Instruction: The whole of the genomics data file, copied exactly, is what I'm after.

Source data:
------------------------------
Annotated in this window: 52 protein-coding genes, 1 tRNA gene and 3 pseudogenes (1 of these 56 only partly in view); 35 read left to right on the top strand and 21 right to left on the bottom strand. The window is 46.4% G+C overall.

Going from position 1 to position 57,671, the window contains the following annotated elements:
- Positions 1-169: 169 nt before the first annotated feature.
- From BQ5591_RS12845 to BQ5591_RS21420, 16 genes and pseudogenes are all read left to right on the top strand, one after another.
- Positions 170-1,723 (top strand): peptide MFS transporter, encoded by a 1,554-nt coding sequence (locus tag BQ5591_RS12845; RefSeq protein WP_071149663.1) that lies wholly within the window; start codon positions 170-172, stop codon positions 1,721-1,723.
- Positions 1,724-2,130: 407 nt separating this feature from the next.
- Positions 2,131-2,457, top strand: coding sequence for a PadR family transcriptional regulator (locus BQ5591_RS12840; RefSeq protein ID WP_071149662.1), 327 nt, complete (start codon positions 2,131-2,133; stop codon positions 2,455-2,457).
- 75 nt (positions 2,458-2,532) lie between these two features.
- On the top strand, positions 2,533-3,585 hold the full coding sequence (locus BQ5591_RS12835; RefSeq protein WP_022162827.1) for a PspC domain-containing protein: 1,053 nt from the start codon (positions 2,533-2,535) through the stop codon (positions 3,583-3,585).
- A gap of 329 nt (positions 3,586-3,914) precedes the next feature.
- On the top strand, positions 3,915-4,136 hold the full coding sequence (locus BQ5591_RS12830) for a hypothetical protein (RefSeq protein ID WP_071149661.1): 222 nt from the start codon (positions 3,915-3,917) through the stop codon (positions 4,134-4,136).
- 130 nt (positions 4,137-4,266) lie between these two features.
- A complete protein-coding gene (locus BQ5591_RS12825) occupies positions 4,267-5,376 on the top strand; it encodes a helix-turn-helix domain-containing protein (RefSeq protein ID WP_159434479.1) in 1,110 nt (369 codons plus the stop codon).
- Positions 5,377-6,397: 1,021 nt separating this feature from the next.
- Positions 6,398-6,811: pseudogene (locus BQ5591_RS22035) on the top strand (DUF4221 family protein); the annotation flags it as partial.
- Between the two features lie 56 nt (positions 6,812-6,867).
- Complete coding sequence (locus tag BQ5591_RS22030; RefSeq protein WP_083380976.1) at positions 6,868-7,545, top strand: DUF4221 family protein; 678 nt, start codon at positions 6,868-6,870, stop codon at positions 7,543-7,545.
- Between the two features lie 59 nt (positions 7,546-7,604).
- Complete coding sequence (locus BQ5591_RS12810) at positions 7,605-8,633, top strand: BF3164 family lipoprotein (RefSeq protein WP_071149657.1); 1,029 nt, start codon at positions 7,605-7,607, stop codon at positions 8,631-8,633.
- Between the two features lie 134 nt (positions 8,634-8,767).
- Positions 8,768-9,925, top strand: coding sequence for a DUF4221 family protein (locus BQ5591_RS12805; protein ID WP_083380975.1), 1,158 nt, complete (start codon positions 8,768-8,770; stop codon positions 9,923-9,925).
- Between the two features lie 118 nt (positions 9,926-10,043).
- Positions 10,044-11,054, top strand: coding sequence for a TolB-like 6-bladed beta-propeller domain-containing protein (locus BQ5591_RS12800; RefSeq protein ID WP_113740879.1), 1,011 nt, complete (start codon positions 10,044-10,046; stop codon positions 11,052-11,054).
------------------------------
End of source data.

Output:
Annotated in this window: 52 protein-coding genes, 1 tRNA gene and 3 pseudogenes (1 of these 56 only partly in view); 35 read left to right on the top strand and 21 right to left on the bottom strand. The window is 46.4% G+C overall.

Going from position 1 to position 57,671, the window contains the following annotated elements:
- Positions 1-169: 169 nt before the first annotated feature.
- From BQ5591_RS12845 to BQ5591_RS21420, 16 genes and pseudogenes are all read left to right on the top strand, one after another.
- Positions 170-1,723 (top strand): peptide MFS transporter, encoded by a 1,554-nt coding sequence (locus tag BQ5591_RS12845; RefSeq protein WP_071149663.1) that lies wholly within the window; start codon positions 170-172, stop codon positions 1,721-1,723.
- Positions 1,724-2,130: 407 nt separating this feature from the next.
- Positions 2,131-2,457, top strand: coding sequence for a PadR family transcriptional regulator (locus BQ5591_RS12840; RefSeq protein ID WP_071149662.1), 327 nt, complete (start codon positions 2,131-2,133; stop codon positions 2,455-2,457).
- 75 nt (positions 2,458-2,532) lie between these two features.
- On the top strand, positions 2,533-3,585 hold the full coding sequence (locus BQ5591_RS12835; RefSeq protein WP_022162827.1) for a PspC domain-containing protein: 1,053 nt from the start codon (positions 2,533-2,535) through the stop codon (positions 3,583-3,585).
- A gap of 329 nt (positions 3,586-3,914) precedes the next feature.
- On the top strand, positions 3,915-4,136 hold the full coding sequence (locus BQ5591_RS12830) for a hypothetical protein (RefSeq protein ID WP_071149661.1): 222 nt from the start codon (positions 3,915-3,917) through the stop codon (positions 4,134-4,136).
- 130 nt (positions 4,137-4,266) lie between these two features.
- A complete protein-coding gene (locus BQ5591_RS12825) occupies positions 4,267-5,376 on the top strand; it encodes a helix-turn-helix domain-containing protein (RefSeq protein ID WP_159434479.1) in 1,110 nt (369 codons plus the stop codon).
- Positions 5,377-6,397: 1,021 nt separating this feature from the next.
- Positions 6,398-6,811: pseudogene (locus BQ5591_RS22035) on the top strand (DUF4221 family protein); the annotation flags it as partial.
- Between the two features lie 56 nt (positions 6,812-6,867).
- Complete coding sequence (locus tag BQ5591_RS22030; RefSeq protein WP_083380976.1) at positions 6,868-7,545, top strand: DUF4221 family protein; 678 nt, start codon at positions 6,868-6,870, stop codon at positions 7,543-7,545.
- Between the two features lie 59 nt (positions 7,546-7,604).
- Complete coding sequence (locus BQ5591_RS12810) at positions 7,605-8,633, top strand: BF3164 family lipoprotein (RefSeq protein WP_071149657.1); 1,029 nt, start codon at positions 7,605-7,607, stop codon at positions 8,631-8,633.
- Between the two features lie 134 nt (positions 8,634-8,767).
- Positions 8,768-9,925, top strand: coding sequence for a DUF4221 family protein (locus BQ5591_RS12805; protein ID WP_083380975.1), 1,158 nt, complete (start codon positions 8,768-8,770; stop codon positions 9,923-9,925).
- Between the two features lie 118 nt (positions 9,926-10,043).
- Positions 10,044-11,054, top strand: coding sequence for a TolB-like 6-bladed beta-propeller domain-containing protein (locus BQ5591_RS12800; RefSeq protein ID WP_113740879.1), 1,011 nt, complete (start codon positions 10,044-10,046; stop codon positions 11,052-11,054).